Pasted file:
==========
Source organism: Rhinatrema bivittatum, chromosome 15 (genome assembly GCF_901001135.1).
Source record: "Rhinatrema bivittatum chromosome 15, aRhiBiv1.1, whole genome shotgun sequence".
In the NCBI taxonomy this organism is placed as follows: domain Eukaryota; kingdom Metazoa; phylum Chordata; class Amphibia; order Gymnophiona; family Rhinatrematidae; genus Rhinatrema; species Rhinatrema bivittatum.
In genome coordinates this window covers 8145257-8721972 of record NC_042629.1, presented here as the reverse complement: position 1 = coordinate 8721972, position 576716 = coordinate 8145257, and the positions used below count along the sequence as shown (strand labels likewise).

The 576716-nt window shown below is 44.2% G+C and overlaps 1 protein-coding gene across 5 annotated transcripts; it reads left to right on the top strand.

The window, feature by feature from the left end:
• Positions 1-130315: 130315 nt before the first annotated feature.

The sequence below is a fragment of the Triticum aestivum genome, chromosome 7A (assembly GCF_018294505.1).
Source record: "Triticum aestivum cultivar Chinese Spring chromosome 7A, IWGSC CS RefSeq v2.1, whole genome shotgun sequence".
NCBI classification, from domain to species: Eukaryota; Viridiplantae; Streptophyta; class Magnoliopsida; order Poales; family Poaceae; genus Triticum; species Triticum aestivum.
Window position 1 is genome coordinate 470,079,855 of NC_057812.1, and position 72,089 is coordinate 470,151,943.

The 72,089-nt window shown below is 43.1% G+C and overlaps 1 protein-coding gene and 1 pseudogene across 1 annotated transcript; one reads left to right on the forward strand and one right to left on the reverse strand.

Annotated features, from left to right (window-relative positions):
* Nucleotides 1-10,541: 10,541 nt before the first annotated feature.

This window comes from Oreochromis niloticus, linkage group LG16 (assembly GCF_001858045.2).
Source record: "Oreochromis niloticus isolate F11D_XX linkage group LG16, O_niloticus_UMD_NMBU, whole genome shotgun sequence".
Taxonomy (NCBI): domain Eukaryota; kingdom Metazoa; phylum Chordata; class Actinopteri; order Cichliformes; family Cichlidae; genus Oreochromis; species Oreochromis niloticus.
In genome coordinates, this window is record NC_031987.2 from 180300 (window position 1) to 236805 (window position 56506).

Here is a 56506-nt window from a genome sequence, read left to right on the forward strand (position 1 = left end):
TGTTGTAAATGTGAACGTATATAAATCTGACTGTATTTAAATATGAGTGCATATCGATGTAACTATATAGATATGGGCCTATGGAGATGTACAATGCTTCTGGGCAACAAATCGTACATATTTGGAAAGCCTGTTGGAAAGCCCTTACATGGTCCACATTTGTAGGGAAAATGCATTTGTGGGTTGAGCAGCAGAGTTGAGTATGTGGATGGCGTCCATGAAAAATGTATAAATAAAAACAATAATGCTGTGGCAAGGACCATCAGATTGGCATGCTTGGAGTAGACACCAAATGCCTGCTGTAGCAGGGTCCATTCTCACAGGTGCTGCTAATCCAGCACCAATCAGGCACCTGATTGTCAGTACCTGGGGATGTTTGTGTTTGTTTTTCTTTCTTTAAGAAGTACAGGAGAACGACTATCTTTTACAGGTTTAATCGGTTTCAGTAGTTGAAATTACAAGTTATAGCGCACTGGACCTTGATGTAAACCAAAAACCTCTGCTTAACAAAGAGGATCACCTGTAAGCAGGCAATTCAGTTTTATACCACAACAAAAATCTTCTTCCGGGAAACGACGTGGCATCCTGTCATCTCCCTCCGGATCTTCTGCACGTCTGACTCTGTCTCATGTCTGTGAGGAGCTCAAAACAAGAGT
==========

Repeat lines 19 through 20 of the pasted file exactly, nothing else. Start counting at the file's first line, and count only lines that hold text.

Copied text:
Here is a 56506-nt window from a genome sequence, read left to right on the forward strand (position 1 = left end):
TGTTGTAAATGTGAACGTATATAAATCTGACTGTATTTAAATATGAGTGCATATCGATGTAACTATATAGATATGGGCCTATGGAGATGTACAATGCTTCTGGGCAACAAATCGTACATATTTGGAAAGCCTGTTGGAAAGCCCTTACATGGTCCACATTTGTAGGGAAAATGCATTTGTGGGTTGAGCAGCAGAGTTGAGTATGTGGATGGCGTCCATGAAAAATGTATAAATAAAAACAATAATGCTGTGGCAAGGACCATCAGATTGGCATGCTTGGAGTAGACACCAAATGCCTGCTGTAGCAGGGTCCATTCTCACAGGTGCTGCTAATCCAGCACCAATCAGGCACCTGATTGTCAGTACCTGGGGATGTTTGTGTTTGTTTTTCTTTCTTTAAGAAGTACAGGAGAACGACTATCTTTTACAGGTTTAATCGGTTTCAGTAGTTGAAATTACAAGTTATAGCGCACTGGACCTTGATGTAAACCAAAAACCTCTGCTTAACAAAGAGGATCACCTGTAAGCAGGCAATTCAGTTTTATACCACAACAAAAATCTTCTTCCGGGAAACGACGTGGCATCCTGTCATCTCCCTCCGGATCTTCTGCACGTCTGACTCTGTCTCATGTCTGTGAGGAGCTCAAAACAAGAGT